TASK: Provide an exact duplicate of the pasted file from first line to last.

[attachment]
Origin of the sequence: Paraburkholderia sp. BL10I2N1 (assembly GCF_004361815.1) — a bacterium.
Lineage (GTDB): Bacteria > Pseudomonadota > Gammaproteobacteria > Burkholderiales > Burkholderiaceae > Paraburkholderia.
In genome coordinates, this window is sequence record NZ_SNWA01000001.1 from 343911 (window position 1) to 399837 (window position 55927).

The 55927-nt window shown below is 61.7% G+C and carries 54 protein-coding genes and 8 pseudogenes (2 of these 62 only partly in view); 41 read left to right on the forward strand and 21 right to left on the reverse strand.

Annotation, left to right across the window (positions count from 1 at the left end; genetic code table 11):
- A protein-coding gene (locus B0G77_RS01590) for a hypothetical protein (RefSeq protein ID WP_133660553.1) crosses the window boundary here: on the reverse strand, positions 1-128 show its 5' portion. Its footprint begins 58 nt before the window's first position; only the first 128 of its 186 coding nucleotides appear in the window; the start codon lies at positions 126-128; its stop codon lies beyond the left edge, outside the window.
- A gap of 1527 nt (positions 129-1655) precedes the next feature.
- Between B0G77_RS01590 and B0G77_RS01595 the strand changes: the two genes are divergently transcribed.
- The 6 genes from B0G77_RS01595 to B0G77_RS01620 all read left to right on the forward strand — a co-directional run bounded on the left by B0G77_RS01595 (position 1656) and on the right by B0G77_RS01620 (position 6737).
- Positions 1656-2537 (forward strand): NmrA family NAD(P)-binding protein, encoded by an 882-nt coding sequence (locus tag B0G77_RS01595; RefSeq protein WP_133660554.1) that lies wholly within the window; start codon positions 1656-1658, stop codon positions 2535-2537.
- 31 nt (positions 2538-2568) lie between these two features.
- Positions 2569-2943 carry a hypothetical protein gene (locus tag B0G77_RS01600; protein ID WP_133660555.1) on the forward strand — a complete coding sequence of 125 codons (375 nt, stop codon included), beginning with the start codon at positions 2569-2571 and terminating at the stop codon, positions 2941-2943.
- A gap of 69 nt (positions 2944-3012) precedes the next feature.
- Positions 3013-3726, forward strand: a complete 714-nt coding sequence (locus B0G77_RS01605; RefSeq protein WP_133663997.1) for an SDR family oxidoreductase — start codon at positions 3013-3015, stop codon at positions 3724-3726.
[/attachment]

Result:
Origin of the sequence: Paraburkholderia sp. BL10I2N1 (assembly GCF_004361815.1) — a bacterium.
Lineage (GTDB): Bacteria > Pseudomonadota > Gammaproteobacteria > Burkholderiales > Burkholderiaceae > Paraburkholderia.
In genome coordinates, this window is sequence record NZ_SNWA01000001.1 from 343911 (window position 1) to 399837 (window position 55927).

The 55927-nt window shown below is 61.7% G+C and carries 54 protein-coding genes and 8 pseudogenes (2 of these 62 only partly in view); 41 read left to right on the forward strand and 21 right to left on the reverse strand.

Annotation, left to right across the window (positions count from 1 at the left end; genetic code table 11):
- A protein-coding gene (locus B0G77_RS01590) for a hypothetical protein (RefSeq protein ID WP_133660553.1) crosses the window boundary here: on the reverse strand, positions 1-128 show its 5' portion. Its footprint begins 58 nt before the window's first position; only the first 128 of its 186 coding nucleotides appear in the window; the start codon lies at positions 126-128; its stop codon lies beyond the left edge, outside the window.
- A gap of 1527 nt (positions 129-1655) precedes the next feature.
- Between B0G77_RS01590 and B0G77_RS01595 the strand changes: the two genes are divergently transcribed.
- The 6 genes from B0G77_RS01595 to B0G77_RS01620 all read left to right on the forward strand — a co-directional run bounded on the left by B0G77_RS01595 (position 1656) and on the right by B0G77_RS01620 (position 6737).
- Positions 1656-2537 (forward strand): NmrA family NAD(P)-binding protein, encoded by an 882-nt coding sequence (locus tag B0G77_RS01595; RefSeq protein WP_133660554.1) that lies wholly within the window; start codon positions 1656-1658, stop codon positions 2535-2537.
- 31 nt (positions 2538-2568) lie between these two features.
- Positions 2569-2943 carry a hypothetical protein gene (locus tag B0G77_RS01600; protein ID WP_133660555.1) on the forward strand — a complete coding sequence of 125 codons (375 nt, stop codon included), beginning with the start codon at positions 2569-2571 and terminating at the stop codon, positions 2941-2943.
- A gap of 69 nt (positions 2944-3012) precedes the next feature.
- Positions 3013-3726, forward strand: a complete 714-nt coding sequence (locus B0G77_RS01605; RefSeq protein WP_133663997.1) for an SDR family oxidoreductase — start codon at positions 3013-3015, stop codon at positions 3724-3726.